Sustainability assessment of the groundwater quality in the Western India to achieve urban water security

In Applied Water Science
Volume (Issue): 9:73
Peer-reviewed Article

Achieving water security and availability for all is among the principle agenda of the UN Sustainable Development Goals. To achieve the goal of water security, particularly in rapidly expanding cities, identification of safe and sustainable water resources is an absolute necessity. The paper conducts an exploratory investigation in the hydrogeochemical characteristics of groundwater and thereby assesses the suitability of groundwater as an alternative and reliable resource for public water supply in the Indian city of Surat. A total of 33 groundwater samples, selected on the basis of aquifer depth and land use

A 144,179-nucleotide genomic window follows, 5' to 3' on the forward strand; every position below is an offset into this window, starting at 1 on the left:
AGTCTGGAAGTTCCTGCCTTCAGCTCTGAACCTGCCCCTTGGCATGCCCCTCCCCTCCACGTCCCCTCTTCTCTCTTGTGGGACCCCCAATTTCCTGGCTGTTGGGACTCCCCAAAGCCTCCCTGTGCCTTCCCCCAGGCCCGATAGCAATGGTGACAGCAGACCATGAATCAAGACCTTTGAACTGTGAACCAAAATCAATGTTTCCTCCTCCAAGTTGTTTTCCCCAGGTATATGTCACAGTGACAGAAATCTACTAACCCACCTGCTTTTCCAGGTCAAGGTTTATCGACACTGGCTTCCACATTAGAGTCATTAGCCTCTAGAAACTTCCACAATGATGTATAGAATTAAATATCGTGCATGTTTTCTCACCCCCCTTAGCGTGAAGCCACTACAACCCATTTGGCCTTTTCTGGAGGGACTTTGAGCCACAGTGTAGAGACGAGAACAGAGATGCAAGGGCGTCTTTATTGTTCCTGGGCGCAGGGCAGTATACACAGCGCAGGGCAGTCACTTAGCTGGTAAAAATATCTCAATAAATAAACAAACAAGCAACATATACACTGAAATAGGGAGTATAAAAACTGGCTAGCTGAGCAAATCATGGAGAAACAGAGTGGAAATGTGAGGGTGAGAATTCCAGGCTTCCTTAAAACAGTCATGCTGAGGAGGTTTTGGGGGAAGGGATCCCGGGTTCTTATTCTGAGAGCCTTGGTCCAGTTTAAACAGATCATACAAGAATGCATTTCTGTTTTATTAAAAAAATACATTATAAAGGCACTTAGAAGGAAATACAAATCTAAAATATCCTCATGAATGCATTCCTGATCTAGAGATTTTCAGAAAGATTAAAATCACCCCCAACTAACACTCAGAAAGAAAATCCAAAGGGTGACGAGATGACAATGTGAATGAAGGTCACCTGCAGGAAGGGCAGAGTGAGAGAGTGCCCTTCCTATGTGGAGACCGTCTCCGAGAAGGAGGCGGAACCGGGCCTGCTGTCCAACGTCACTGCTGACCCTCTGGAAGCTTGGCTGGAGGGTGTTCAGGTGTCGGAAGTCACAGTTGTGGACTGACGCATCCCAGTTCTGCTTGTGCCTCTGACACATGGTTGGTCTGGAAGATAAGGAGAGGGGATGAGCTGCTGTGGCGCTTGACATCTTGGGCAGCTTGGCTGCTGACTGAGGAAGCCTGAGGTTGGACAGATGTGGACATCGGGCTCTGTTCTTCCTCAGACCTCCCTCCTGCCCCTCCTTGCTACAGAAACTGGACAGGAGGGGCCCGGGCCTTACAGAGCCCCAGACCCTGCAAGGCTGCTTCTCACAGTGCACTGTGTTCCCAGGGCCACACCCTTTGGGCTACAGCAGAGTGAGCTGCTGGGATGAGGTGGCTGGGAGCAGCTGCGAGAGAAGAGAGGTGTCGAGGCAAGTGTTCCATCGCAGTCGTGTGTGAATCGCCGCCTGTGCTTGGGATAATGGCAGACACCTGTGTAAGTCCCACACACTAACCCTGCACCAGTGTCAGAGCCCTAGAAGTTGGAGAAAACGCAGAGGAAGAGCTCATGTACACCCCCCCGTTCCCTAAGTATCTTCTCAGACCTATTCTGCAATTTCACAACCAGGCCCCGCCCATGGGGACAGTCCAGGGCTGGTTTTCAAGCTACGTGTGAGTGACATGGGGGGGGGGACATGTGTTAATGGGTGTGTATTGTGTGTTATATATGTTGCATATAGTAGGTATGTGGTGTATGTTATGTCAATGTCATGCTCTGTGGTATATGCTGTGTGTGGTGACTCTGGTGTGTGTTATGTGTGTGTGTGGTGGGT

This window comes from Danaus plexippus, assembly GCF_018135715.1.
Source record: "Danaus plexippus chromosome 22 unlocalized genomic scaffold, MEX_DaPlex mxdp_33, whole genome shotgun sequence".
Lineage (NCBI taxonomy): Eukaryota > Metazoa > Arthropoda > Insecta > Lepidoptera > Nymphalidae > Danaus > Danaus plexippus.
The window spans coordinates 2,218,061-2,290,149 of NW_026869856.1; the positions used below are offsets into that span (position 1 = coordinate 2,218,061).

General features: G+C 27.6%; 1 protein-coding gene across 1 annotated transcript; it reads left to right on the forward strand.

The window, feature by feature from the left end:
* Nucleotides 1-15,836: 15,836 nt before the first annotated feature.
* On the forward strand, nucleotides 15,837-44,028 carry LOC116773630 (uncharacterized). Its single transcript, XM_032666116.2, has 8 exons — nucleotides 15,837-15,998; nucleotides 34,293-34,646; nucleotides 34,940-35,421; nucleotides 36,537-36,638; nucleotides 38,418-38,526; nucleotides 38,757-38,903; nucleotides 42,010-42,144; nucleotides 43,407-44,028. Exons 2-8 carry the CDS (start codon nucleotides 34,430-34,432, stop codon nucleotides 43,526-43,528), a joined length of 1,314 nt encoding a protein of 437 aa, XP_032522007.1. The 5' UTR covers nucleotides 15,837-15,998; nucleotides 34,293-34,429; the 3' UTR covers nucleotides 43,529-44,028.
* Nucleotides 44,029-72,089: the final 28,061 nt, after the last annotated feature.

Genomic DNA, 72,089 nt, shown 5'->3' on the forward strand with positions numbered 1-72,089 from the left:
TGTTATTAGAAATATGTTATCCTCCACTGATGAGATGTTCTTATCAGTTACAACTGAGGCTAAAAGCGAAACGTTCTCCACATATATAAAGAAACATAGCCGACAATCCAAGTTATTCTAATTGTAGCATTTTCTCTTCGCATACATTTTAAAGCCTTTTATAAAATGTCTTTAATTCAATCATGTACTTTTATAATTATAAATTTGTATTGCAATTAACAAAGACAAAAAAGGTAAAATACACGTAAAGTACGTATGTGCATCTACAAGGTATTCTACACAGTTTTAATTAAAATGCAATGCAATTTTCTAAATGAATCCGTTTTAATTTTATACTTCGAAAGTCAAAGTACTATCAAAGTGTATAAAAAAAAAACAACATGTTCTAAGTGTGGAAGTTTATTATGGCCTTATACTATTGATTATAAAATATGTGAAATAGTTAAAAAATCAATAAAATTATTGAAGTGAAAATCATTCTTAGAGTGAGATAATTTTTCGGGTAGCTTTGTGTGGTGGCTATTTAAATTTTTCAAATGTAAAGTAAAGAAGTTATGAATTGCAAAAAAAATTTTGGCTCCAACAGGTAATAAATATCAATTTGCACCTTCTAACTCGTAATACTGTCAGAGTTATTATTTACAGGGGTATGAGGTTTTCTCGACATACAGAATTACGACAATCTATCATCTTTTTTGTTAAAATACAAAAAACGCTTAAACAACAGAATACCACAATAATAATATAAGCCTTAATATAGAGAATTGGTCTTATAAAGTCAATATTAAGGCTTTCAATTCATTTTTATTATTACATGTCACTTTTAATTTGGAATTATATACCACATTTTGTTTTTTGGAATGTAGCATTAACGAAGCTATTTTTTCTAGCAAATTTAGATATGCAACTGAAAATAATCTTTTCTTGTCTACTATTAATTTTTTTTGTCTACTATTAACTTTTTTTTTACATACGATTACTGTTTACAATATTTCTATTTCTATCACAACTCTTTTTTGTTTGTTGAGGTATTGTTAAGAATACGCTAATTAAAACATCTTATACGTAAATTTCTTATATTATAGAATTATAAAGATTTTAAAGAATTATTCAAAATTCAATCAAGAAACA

signatures, were collected from open, bore, dug wells and hand pumps. After the hydrogeochemical analysis, the study evaluated the present state of the groundwater quality and determined the spatial distribution of groundwater quality parameters such as hardness, electrical conductivity, Cl−, pH, SO42− and NO3− concentrations. Based on the permeability index, result showed that 80% of the sampled groundwater quality falls under excellent class, i.e., category I with PI value ranging from 1 to 24%, whereas the rest 20% of the samples has fallen under good class, i.e., category II with PI value ranging from 25 to 75% on the suitability of water for irrigation. The results of this study outline the unsustainability of groundwater for direct consumption, especially without any improved on-site water treatment, but it is appropriate for the irrigation purposes.